Standard Chartered Uses SAS® To Build Customer Ties in Asia
If you operate in a region as diverse as Asia, and in an industry as competitive as financial services, understanding your customers is not just important, it's essential. As head of customer relationship management (CRM) for consumer banking in Asia, Parker must devise and implement customer information strategies for nine countries, ranging from emerging markets like India and Indonesia to established financial centers like Hong Kong.
"One thing these markets all have in common is that they are very competitive, but the type of competition varies," says Parker. "We are in the middle of a mortgage war in Hong Kong and Singapore right now, but in other markets the fiercest competition is for credit card customers. In less mature markets like India and Thailand, our major focus is customer acquisition, while here in Hong Kong we are looking more at retaining customers and cross-selling our services. But whichever market you look at, the old rules still apply. You have to get to know your customers – their needs, their preferences – if you are going to be successful."
Developing in-depth customer knowledge is even harder in Asia due to the lack of public information. Says Parker: "You can't just go out and buy geographical and demographic data like you can in other parts of the world. This means that the customer data you build up internally is even more important. With the right approach, the right infrastructure and the right solution to make it work for you, your customer data can give you a huge competitive advantage."
The Advantage of Flexibility
"SAS' scalability is also essential to our operations in this region, since our customer sets range greatly in size," Thomason adds. "We have huge amounts of data for Hong Kong, Malaysia and India, whereas the data sets for the Philippines or Brunei are obviously much smaller. SAS is very good at handling different sizes of data – there is very little difference in performance and it's much faster to analyze SAS data sets than it is to analyze a standard relational database."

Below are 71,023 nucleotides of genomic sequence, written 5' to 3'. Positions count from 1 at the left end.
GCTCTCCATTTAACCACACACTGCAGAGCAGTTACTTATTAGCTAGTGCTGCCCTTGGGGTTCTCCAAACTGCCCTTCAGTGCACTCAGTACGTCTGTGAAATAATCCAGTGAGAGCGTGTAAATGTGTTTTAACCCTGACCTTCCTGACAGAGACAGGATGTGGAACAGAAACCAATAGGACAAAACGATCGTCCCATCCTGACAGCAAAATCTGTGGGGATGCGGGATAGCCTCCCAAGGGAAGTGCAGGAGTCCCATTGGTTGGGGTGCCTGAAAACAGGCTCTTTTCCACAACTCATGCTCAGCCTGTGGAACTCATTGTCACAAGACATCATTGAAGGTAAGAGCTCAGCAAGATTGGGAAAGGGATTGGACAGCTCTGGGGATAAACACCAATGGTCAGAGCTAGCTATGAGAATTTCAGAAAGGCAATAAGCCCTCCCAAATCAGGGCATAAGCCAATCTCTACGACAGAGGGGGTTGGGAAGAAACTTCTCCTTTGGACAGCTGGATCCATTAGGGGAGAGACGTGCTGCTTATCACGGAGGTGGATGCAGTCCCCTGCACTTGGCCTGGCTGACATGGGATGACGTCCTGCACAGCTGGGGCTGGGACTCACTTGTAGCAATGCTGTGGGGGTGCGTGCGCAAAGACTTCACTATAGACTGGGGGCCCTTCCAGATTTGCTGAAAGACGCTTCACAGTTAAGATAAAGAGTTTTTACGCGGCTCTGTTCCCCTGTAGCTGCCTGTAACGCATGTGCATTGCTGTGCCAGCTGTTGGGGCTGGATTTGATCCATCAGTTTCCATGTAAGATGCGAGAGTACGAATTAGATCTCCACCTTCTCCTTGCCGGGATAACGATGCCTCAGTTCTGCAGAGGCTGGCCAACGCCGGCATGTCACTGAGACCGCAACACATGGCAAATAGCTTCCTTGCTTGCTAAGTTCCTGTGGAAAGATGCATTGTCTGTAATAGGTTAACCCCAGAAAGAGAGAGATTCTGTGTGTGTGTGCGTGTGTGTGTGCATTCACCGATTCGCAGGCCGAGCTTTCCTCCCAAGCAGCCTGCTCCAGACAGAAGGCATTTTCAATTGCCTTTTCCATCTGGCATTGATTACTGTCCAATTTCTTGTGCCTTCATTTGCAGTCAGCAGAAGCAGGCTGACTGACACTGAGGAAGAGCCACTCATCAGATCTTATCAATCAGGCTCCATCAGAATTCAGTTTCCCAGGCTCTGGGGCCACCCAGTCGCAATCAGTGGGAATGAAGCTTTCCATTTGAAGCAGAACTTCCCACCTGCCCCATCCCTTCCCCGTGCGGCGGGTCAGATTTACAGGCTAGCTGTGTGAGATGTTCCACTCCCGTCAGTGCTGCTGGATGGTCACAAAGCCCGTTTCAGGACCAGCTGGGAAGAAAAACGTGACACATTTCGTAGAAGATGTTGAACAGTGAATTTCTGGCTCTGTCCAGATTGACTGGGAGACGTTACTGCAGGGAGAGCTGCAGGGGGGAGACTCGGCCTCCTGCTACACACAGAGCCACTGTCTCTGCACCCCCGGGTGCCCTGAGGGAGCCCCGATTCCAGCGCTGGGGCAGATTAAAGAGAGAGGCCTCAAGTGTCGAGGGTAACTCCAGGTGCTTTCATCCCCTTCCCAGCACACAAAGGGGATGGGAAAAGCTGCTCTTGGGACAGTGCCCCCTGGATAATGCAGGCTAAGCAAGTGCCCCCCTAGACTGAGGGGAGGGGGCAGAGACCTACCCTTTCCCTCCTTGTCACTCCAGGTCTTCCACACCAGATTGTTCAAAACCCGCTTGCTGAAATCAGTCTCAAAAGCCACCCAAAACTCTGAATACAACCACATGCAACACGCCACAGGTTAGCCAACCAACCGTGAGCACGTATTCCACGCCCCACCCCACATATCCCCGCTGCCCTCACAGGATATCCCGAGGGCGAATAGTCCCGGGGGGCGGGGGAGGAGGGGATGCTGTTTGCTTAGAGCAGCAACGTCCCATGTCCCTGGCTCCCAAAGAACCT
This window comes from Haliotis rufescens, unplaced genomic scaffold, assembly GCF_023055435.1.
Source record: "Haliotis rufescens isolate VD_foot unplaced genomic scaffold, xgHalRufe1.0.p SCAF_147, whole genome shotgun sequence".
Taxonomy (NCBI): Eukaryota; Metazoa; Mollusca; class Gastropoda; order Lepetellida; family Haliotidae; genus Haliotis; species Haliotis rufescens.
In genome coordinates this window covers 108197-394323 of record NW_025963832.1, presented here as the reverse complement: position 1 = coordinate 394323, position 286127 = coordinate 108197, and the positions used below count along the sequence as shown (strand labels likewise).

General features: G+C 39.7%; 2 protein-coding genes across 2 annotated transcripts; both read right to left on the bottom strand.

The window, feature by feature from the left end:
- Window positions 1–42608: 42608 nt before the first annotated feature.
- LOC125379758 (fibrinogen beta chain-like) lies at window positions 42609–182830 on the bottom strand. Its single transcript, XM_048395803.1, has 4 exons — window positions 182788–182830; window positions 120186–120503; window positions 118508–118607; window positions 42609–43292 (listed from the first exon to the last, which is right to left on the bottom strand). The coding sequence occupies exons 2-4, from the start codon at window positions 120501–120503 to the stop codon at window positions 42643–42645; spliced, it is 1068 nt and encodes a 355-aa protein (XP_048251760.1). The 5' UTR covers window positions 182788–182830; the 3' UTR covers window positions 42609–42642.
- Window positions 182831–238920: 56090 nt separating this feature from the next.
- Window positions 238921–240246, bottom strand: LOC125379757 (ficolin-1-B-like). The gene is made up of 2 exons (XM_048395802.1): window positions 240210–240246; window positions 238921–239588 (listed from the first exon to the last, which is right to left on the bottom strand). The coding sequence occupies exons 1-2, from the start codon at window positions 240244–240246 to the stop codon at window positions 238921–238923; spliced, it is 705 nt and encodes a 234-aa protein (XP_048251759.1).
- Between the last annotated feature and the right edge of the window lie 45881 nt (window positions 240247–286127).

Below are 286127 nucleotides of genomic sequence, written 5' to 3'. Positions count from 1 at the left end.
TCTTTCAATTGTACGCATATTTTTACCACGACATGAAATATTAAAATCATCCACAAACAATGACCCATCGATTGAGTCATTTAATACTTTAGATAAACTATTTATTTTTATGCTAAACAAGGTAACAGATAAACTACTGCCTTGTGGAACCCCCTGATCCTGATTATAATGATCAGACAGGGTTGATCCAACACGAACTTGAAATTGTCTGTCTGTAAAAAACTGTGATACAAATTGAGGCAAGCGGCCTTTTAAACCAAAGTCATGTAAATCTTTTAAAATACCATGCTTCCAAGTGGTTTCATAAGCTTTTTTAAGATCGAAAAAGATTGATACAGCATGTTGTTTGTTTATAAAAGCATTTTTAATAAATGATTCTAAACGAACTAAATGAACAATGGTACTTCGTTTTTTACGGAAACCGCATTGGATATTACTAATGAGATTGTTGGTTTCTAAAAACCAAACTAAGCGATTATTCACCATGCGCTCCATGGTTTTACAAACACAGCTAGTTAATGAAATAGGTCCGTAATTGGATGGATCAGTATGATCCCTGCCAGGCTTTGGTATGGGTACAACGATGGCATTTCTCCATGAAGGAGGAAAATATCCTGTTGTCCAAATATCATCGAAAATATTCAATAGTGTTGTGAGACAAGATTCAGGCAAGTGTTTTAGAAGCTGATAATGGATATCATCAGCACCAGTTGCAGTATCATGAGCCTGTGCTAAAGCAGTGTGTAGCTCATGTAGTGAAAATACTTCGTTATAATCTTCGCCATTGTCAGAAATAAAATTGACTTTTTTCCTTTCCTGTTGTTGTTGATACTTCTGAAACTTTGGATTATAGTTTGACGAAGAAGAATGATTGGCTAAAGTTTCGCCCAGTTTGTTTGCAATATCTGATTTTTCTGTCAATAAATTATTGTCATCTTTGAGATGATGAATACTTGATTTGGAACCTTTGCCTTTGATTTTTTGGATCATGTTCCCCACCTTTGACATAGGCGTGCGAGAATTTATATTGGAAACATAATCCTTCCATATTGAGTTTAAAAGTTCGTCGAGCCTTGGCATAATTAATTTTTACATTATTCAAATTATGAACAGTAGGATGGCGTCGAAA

Standard Chartered's data warehouse structure has been in place for four years but has evolved over that time, both geographically and functionally. Each country now has its own central repository from which data is pulled each week – in some cases each day – into specific data marts for use by different departments, such as marketing and finance. SAS software helps to automate much of this process. A data dictionary of all the information held in each data mart is also produced so that users can more easily carry out their analyses.
Locally Led, Centrally Delivered
"This regional approach also has the advantage of helping us to share experiences and ideas in different countries. For example, we implemented SAS Enterprise Miner in our credit-scoring center in Singapore recently. We aim to put Enterprise Miner in our Hong Kong office very soon, so our experience in Singapore will be very valuable in getting things right here."
A more recent addition to the system is SAS/MDDB Server software, which gives the bank a multidimensional view of its data through advanced online analytical processing (OLAP). With OLAP, users can "slice and dice" the data according to different dimensions, such as country, time or product.
"We definitely took the right approach to CRM, and as a result we are in a far better position than most in this region," adds Thomason. "We started at the back end with the warehouse implementation before moving through to analysis and campaign management, then finally to the front-end systems. The enterprise warehouse is at the center of the whole structure, and this was the most important thing to get right. SAS has played a big part in helping us to do this.
"Another important factor is that we developed the warehouse for analysis right from the start. Many organizations build a warehouse with a management information system in mind, and then find that they have to change the whole structure when they want to do more complex analysis and modeling. For us, adding the analysis capabilities was easy because we already had the right infrastructure in place."
As for the future, the enterprise warehouse at Standard Chartered will continue to evolve as rapid expansion of its use leads to constant re-engineering. Parker points to the huge amount of data that is coming through new channels. "We already offer mortgages and other services online and will be launching an Internet banking service very soon," he says. "We also offer services for mobile banking. Data from all these new channels needs to be brought into the warehouse and combined with other customer data for analysis. That's an area we will be addressing very soon."
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Jim Thomason (left) and Steven Parker
Standard Chartered Bank
Standard Chartered Bank
Develop customer information strategies for nine countries, ranging from emerging markets like India and Indonesia to established financial centers like Hong Kong.
SAS data warehousing and analysis software is central to the bank's CRM strategy.
“Whether it's credit scoring in Singapore, customer retention in Hong Kong or acquisition modeling in India, SAS helps us get the answers. Some of our people have been genuinely surprised by what they can achieve with SAS.”
head of consumer banking, customer systems